For the collector aspiring for quality, acquiring a Proof 1937 Crown can be a challenging task.
The release of the 1937 Proof Crown was a well-publicised event that saw the coins sell to members of the public outside traditional numismatic circles.
Coins being mishandled or pieces simply lost into circulation was the fate of many of the proofs out of the original mintage of 100.
Our experience attest to the difficulty in acquiring a premium Proof 1937 Crown. We reject two out of every three proof crowns on the basis of quality. ‘About FDC’ simply doesn’t cut it for us. It has to be FDC or nothing. We would be lucky to sight a superb 1937 Proof Crown on the market every one to two years.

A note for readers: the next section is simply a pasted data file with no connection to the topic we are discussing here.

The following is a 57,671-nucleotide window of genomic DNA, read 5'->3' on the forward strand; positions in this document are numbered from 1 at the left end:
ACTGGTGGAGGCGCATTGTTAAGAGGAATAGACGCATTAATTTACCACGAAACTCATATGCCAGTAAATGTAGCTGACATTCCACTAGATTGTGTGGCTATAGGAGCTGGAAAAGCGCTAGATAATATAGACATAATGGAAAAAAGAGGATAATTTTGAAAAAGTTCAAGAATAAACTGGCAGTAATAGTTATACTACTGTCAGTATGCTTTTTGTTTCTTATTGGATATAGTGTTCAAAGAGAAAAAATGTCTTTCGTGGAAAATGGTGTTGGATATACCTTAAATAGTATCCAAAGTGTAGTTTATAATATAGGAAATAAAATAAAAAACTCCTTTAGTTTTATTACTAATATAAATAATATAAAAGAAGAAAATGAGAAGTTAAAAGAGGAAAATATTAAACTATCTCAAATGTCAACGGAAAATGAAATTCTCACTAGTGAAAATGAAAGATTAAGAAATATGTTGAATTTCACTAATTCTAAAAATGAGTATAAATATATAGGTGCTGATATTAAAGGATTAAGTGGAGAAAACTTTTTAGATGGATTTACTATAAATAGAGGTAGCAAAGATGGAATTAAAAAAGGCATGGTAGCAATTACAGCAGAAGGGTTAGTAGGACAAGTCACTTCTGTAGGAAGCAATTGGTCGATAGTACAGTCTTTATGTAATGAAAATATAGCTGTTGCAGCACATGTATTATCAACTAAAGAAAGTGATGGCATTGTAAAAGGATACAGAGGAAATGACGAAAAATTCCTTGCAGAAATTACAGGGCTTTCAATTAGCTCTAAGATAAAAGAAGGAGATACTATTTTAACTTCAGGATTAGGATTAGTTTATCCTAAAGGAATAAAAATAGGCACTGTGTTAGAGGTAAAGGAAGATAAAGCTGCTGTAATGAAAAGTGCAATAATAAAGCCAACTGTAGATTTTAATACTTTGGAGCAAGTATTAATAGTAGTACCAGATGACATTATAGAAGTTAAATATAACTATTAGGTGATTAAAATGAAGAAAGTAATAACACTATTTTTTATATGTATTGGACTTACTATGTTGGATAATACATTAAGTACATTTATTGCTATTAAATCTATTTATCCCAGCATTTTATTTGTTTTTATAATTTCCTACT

When Edward VIII decided to abdicate the British throne in 1936, currency issues throughout the world were thrown into disarray. To distract from the chaos, the Australian Government issued the 1937 Crown - its first five-shilling piece - depicting the portrait of the new king George VI, Edward’s brother.
The notion of a Crown was pushed by the Treasurer of the day, R G Casey and is still to this day referred to as ‘Casey’s Cartwheel’.
No other coins were issued for circulation in 1937, bar the crown. So the 1937 Proof Crown was the only proof issue and feels the full force of collector attention.
This coin is the perfect combination of history, rarity and quality.